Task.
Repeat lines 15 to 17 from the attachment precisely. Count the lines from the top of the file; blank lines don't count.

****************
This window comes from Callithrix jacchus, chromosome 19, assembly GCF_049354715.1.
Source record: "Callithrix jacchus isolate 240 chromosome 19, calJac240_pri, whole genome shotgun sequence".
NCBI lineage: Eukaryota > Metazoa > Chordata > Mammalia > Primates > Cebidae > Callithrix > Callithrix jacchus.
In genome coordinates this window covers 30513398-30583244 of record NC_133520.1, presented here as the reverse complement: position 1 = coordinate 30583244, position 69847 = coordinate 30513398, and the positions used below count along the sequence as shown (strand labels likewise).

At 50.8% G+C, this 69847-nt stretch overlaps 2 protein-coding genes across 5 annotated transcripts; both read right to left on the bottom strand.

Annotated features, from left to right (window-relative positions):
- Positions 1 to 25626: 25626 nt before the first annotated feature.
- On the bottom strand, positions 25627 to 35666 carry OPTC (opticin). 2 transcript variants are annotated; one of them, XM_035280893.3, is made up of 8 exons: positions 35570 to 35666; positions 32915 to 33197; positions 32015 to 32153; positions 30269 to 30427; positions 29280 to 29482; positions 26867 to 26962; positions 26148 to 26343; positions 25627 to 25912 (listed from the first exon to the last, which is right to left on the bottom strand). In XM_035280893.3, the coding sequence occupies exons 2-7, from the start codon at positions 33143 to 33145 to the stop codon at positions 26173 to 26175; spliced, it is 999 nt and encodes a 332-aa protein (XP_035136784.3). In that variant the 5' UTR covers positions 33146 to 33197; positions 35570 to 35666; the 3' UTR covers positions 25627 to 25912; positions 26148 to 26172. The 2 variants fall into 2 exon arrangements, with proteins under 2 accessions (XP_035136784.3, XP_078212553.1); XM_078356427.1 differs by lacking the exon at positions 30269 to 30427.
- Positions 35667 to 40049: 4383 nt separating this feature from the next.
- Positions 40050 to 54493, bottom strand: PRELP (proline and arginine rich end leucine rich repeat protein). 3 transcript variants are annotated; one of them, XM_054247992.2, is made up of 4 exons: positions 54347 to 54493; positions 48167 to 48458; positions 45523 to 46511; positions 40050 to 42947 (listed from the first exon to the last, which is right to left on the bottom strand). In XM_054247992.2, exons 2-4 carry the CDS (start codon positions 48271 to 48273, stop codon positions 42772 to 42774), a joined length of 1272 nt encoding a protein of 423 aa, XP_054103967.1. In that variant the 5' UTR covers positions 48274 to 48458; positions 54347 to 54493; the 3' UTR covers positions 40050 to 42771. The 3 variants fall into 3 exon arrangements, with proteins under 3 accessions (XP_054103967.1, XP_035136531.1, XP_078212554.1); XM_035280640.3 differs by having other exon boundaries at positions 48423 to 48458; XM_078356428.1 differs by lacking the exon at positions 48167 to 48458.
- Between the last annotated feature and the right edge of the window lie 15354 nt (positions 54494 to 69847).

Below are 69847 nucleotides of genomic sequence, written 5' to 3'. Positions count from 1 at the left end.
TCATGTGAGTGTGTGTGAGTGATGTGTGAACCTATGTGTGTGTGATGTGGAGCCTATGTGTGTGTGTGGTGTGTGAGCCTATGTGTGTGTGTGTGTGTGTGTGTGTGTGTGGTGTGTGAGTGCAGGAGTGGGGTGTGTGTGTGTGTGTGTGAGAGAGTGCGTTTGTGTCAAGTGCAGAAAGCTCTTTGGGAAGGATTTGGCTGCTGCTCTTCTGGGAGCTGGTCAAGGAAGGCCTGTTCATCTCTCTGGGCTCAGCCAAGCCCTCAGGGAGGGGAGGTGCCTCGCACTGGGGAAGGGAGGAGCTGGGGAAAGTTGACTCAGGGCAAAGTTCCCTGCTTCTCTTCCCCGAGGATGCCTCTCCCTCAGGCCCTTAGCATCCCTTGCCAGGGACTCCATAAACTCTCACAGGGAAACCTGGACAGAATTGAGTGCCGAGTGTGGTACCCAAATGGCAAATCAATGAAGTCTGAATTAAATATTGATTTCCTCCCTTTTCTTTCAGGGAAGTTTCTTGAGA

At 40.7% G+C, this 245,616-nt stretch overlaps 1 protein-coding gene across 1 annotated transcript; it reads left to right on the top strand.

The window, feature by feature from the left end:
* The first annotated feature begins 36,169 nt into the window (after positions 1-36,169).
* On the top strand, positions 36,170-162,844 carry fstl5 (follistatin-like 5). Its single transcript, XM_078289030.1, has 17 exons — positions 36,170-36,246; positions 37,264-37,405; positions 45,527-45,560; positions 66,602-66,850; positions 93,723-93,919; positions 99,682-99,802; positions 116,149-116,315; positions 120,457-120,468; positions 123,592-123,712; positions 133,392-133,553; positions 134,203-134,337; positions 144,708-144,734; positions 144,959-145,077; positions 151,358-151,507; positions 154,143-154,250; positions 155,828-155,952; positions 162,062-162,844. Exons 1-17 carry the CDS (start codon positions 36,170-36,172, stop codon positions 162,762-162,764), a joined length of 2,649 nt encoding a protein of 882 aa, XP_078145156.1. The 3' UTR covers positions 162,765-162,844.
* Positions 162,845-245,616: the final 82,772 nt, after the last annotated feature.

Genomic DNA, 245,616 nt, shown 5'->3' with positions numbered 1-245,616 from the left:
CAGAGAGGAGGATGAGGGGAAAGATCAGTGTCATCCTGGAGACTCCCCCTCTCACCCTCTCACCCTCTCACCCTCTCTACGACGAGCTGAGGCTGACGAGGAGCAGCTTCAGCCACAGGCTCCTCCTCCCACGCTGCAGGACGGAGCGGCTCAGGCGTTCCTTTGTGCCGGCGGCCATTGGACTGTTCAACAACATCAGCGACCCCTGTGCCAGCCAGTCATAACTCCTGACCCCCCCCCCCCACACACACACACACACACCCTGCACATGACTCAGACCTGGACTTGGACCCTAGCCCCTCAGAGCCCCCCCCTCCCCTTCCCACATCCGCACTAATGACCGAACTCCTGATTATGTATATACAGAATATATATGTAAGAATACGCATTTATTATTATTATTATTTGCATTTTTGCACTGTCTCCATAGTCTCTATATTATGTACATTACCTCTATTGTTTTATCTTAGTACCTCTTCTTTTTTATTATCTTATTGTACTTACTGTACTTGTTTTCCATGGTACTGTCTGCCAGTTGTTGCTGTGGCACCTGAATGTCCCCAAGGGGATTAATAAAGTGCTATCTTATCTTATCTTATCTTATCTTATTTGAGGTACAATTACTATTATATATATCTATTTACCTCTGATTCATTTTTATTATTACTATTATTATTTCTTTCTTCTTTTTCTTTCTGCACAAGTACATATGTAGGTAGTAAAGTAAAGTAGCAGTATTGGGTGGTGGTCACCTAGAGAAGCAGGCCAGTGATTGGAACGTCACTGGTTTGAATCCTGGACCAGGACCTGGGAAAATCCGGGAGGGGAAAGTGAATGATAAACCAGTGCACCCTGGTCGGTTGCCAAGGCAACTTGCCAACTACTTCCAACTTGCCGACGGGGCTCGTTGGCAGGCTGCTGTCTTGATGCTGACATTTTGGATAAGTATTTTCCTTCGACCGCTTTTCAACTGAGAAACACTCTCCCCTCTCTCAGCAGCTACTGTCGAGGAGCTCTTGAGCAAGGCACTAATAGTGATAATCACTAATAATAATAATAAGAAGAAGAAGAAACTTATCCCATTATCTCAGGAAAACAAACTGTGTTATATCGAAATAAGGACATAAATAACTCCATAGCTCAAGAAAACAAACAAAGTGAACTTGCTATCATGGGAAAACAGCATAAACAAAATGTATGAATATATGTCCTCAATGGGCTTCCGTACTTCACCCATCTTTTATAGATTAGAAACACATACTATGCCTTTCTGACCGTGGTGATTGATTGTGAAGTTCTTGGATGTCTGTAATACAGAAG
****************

The window, feature by feature from the left end:
* The first annotated feature begins 36,169 nt into the window (after positions 1-36,169).
* On the top strand, positions 36,170-162,844 carry fstl5 (follistatin-like 5). Its single transcript, XM_078289030.1, has 17 exons — positions 36,170-36,246; positions 37,264-37,405; positions 45,527-45,560; positions 66,602-66,850; positions 93,723-93,919; positions 99,682-99,802; positions 116,149-116,315; positions 120,457-120,468; positions 123,592-123,712; positions 133,392-133,553; positions 134,203-134,337; positions 144,708-144,734; positions 144,959-145,077; positions 151,358-151,507; positions 154,143-154,250; positions 155,828-155,952; positions 162,062-162,844. Exons 1-17 carry the CDS (start codon positions 36,170-36,172, stop codon positions 162,762-162,764), a joined length of 2,649 nt encoding a protein of 882 aa, XP_078145156.1. The 3' UTR covers positions 162,765-162,844.